The host of the “Strike Force Five” podcast revealed in the first episode that he was prepared to leave his late-night talk show before the WGA strike ended the ABC program.
Jimmy Kimmel stated he was ready to hang up his late-night host hat before the Writers Guild went on strike, but he has now changed his mind.
“I was very intent on retiring right around the time where the strike started, and now, I realize, oh yeah, it’s kind of nice to work. You know when you are working, you think about not working.”
The news was revealed by the host of Jimmy Kimmel Live! on the first episode of the exclusive Spotify podcast Strike Force Five, which also features Jimmy Fallon, Stephen Colbert, John Oliver, and Seth Meyers.
Meyers proceeded to question his fellow late-night TV host: “Kimmel, c’mon, you are the Tom Brady of late night…you have feigned retirement…. Are we to take you at your word?” Kimmel, on the other hand, doubled down, stating, “I was serious, I was very, very serious.” He went on to say that he enjoys taking the summer off from his program every year, but he enjoys it even more when he’s “getting paid to take the summer off.”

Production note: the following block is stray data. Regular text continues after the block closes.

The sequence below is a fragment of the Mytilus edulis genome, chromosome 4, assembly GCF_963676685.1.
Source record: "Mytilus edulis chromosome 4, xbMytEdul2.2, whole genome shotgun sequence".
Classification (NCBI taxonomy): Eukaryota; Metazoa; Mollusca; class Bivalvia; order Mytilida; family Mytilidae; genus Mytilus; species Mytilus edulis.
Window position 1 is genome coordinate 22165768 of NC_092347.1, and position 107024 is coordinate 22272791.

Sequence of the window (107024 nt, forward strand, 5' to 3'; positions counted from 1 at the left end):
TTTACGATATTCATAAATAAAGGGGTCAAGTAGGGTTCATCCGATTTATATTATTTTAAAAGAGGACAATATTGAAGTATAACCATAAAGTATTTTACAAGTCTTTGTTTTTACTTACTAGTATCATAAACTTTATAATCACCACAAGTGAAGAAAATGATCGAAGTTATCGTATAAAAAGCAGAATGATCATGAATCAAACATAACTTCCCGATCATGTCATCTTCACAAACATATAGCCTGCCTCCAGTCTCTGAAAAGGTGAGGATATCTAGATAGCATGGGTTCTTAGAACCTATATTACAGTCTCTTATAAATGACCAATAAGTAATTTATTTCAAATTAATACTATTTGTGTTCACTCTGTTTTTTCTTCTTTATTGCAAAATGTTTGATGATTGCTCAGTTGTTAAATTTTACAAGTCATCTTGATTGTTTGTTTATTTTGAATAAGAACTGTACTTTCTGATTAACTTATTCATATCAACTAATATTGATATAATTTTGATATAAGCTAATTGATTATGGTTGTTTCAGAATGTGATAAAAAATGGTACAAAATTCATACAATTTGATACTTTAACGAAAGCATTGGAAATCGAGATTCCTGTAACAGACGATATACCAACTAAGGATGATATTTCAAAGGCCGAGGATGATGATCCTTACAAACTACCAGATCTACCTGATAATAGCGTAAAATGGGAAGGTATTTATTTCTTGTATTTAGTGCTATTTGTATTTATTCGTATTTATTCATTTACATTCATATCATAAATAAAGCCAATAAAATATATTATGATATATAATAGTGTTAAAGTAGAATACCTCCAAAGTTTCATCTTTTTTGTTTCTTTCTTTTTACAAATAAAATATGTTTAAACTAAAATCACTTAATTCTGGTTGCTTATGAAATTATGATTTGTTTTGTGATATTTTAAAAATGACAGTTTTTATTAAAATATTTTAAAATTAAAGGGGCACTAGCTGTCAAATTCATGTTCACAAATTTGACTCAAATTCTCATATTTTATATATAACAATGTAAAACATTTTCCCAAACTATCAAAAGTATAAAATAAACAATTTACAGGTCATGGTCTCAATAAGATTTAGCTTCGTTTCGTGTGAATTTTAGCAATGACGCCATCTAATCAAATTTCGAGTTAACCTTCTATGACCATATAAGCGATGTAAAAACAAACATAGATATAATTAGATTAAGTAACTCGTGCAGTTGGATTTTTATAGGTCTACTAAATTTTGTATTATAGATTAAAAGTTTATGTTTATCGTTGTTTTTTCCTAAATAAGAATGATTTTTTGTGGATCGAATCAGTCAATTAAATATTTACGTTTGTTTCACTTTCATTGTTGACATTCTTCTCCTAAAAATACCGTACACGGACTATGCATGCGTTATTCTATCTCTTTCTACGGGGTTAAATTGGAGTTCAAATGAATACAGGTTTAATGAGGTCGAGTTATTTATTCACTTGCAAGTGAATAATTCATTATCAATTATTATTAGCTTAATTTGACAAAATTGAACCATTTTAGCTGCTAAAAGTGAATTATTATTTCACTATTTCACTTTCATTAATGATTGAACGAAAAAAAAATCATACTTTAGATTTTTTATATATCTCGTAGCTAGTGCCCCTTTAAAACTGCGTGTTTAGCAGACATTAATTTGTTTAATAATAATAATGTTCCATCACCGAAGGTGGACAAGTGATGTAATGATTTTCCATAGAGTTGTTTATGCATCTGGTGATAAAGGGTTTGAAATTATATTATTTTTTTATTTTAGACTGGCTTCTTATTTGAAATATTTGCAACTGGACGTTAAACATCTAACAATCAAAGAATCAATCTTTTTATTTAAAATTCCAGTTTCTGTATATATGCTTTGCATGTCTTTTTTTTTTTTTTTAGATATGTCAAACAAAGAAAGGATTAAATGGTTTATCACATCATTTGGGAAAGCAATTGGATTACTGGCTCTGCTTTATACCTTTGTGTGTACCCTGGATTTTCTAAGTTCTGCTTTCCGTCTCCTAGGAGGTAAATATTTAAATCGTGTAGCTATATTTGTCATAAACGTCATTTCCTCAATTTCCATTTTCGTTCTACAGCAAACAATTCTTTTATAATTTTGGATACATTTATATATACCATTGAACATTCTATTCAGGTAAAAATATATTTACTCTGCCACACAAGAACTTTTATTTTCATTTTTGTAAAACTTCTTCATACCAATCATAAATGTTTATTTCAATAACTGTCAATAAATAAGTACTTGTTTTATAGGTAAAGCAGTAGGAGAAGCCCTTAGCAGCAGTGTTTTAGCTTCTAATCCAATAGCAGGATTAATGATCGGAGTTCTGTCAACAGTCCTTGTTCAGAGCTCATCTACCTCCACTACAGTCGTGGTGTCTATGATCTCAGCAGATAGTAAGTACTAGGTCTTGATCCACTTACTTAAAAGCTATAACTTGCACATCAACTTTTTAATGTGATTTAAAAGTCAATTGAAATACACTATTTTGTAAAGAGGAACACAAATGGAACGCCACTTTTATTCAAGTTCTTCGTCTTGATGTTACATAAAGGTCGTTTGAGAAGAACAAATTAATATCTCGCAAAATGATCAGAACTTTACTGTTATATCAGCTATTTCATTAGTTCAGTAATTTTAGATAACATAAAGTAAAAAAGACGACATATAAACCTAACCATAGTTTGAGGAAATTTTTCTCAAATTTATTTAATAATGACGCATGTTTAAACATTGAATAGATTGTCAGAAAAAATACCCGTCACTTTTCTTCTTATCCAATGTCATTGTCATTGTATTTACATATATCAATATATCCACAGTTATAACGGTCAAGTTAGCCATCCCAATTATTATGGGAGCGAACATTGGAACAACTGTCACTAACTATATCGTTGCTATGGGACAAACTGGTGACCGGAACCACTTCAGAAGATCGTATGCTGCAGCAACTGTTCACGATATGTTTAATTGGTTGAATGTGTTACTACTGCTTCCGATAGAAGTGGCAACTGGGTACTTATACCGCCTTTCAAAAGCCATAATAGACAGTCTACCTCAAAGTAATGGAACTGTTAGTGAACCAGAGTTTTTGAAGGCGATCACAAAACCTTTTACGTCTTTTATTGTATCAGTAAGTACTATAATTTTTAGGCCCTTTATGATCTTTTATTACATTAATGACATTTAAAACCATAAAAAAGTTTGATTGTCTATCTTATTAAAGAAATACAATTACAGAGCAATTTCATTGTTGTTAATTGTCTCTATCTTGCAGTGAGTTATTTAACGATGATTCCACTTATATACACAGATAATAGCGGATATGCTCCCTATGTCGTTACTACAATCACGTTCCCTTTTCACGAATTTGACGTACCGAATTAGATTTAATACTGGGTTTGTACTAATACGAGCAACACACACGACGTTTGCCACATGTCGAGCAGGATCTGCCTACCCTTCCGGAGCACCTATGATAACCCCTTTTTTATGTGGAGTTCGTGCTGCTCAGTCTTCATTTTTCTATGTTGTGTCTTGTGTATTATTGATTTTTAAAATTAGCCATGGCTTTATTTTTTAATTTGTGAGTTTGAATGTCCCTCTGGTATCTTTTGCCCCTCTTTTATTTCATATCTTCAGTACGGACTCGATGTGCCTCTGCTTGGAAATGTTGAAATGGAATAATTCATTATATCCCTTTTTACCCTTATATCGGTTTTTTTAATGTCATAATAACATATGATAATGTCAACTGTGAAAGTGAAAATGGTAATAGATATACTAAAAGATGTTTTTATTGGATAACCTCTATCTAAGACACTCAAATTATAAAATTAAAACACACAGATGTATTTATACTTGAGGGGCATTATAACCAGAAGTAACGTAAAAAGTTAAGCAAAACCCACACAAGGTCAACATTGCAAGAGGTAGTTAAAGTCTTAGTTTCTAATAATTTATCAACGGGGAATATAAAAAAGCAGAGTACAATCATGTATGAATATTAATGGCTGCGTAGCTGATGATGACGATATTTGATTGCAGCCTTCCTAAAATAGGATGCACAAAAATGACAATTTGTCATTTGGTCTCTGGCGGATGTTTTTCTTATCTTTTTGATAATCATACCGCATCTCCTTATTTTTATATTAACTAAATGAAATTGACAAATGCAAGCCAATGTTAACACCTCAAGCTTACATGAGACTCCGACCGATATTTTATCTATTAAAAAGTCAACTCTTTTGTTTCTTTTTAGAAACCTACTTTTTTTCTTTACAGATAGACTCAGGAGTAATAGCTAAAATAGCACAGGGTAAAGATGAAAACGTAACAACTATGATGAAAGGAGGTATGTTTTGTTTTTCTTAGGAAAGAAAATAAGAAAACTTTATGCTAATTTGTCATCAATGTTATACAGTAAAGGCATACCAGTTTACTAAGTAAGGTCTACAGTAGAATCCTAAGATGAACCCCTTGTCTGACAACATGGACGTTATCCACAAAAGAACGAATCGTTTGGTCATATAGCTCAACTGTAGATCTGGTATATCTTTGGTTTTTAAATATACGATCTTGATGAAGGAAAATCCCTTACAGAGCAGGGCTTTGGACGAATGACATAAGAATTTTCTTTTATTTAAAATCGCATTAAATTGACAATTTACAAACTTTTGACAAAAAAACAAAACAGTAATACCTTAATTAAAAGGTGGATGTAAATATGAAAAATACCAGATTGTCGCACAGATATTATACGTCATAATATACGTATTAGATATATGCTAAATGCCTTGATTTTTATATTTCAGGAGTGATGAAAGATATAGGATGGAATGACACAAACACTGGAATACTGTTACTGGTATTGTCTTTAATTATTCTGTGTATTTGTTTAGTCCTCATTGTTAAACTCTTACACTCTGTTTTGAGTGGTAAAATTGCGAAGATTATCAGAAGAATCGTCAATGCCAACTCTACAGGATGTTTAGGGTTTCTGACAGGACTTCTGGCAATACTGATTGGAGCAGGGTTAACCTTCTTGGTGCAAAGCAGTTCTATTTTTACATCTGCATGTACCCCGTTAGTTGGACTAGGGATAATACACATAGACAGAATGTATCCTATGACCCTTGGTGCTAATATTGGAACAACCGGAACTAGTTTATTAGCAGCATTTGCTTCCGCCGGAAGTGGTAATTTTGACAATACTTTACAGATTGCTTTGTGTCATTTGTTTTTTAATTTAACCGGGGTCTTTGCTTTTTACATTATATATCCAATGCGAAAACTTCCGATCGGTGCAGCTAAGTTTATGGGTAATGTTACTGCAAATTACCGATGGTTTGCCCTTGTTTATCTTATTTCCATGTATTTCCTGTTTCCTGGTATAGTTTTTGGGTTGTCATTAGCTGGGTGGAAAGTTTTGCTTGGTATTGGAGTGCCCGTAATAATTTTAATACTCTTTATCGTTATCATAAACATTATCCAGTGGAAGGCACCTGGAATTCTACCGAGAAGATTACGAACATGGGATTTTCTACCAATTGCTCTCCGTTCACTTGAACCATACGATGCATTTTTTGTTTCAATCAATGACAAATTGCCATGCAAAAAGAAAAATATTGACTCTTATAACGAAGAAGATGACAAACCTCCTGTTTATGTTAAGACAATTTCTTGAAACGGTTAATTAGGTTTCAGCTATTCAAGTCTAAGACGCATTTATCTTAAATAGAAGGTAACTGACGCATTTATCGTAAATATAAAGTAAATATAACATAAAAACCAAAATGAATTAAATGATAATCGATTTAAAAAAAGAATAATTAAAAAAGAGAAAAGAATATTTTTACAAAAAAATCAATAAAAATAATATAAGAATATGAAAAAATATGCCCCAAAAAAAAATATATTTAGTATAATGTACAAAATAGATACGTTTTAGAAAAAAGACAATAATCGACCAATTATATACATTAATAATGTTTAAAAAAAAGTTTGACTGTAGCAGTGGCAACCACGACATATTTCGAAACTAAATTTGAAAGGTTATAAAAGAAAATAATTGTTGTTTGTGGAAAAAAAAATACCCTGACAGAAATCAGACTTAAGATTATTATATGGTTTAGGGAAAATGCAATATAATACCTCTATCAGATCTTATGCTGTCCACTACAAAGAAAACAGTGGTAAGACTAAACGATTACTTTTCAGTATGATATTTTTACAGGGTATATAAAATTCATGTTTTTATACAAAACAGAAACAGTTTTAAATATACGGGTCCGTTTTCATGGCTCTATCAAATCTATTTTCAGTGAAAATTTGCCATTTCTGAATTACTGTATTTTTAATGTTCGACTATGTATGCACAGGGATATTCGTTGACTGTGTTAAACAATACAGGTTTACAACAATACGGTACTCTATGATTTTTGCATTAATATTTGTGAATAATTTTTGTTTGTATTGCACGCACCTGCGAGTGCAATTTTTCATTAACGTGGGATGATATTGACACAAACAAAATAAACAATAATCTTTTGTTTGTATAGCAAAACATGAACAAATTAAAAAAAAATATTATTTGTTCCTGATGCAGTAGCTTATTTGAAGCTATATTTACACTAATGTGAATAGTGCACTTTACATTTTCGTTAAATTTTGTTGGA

Since he signed to a three-year extension of his Emmy-nominated ABC show last year, which would have brought it through its 23rd season, it would have been difficult for Kimmel to resign before the strike was called. The host then jokingly said in a statement, “After two decades at ABC, I am now looking forward to three years of what they call ‘quiet quitting.’”
The five late-night hosts introduced the brand-new podcast on Wednesday, saying it would help workers who were affected by the ongoing strikes. All five of the podcast’s hosts will contribute to its minimum of 12 episodes.
Kimmel explained on the podcast, adding,
“The reason we’re doing this is because we’re financially supporting members of our staff, Everyone that works on a TV show is out of work right now, and so all the money that we make on this show goes to them.”